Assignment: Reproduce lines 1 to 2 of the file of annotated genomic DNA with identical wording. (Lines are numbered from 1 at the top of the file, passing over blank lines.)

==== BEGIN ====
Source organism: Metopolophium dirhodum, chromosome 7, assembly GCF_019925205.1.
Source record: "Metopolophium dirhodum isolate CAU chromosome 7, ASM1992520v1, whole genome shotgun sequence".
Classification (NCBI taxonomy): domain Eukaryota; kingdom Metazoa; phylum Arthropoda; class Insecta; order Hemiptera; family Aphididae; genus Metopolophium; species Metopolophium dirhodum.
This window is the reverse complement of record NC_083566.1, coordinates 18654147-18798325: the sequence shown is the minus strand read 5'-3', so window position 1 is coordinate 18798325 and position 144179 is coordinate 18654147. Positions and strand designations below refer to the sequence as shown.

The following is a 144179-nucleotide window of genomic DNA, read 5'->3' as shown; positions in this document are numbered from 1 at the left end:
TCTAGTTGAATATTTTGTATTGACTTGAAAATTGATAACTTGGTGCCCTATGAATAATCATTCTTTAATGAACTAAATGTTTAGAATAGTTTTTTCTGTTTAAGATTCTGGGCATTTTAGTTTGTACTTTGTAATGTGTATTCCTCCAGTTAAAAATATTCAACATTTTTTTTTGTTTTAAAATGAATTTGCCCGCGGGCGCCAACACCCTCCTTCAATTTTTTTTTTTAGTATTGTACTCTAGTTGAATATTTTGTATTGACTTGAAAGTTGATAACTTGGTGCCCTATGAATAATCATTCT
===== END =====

Source organism: Metopolophium dirhodum, chromosome 7, assembly GCF_019925205.1.
Source record: "Metopolophium dirhodum isolate CAU chromosome 7, ASM1992520v1, whole genome shotgun sequence".